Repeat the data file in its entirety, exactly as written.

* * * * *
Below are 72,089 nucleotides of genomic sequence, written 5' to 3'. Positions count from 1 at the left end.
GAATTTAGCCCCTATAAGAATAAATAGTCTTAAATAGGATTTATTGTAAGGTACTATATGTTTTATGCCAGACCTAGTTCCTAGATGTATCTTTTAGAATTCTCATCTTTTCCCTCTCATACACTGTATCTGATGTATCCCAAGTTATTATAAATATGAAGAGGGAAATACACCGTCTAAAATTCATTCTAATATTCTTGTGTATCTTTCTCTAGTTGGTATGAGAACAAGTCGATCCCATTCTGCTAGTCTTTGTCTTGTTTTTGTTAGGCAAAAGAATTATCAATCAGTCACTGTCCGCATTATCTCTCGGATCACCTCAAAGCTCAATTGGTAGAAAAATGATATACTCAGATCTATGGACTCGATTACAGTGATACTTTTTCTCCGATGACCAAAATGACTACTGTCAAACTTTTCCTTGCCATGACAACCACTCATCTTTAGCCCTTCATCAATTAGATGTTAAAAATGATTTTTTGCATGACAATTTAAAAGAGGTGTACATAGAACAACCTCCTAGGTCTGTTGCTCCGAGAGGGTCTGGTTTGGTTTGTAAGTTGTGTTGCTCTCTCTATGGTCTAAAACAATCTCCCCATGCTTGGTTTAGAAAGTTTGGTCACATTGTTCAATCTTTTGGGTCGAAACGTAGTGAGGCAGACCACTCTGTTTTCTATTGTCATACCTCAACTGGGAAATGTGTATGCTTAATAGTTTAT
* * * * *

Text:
Below are 72,089 nucleotides of genomic sequence, written 5' to 3'. Positions count from 1 at the left end.
GAATTTAGCCCCTATAAGAATAAATAGTCTTAAATAGGATTTATTGTAAGGTACTATATGTTTTATGCCAGACCTAGTTCCTAGATGTATCTTTTAGAATTCTCATCTTTTCCCTCTCATACACTGTATCTGATGTATCCCAAGTTATTATAAATATGAAGAGGGAAATACACCGTCTAAAATTCATTCTAATATTCTTGTGTATCTTTCTCTAGTTGGTATGAGAACAAGTCGATCCCATTCTGCTAGTCTTTGTCTTGTTTTTGTTAGGCAAAAGAATTATCAATCAGTCACTGTCCGCATTATCTCTCGGATCACCTCAAAGCTCAATTGGTAGAAAAATGATATACTCAGATCTATGGACTCGATTACAGTGATACTTTTTCTCCGATGACCAAAATGACTACTGTCAAACTTTTCCTTGCCATGACAACCACTCATCTTTAGCCCTTCATCAATTAGATGTTAAAAATGATTTTTTGCATGACAATTTAAAAGAGGTGTACATAGAACAACCTCCTAGGTCTGTTGCTCCGAGAGGGTCTGGTTTGGTTTGTAAGTTGTGTTGCTCTCTCTATGGTCTAAAACAATCTCCCCATGCTTGGTTTAGAAAGTTTGGTCACATTGTTCAATCTTTTGGGTCGAAACGTAGTGAGGCAGACCACTCTGTTTTCTATTGTCATACCTCAACTGGGAAATGTGTATGCTTAATAGTTTAT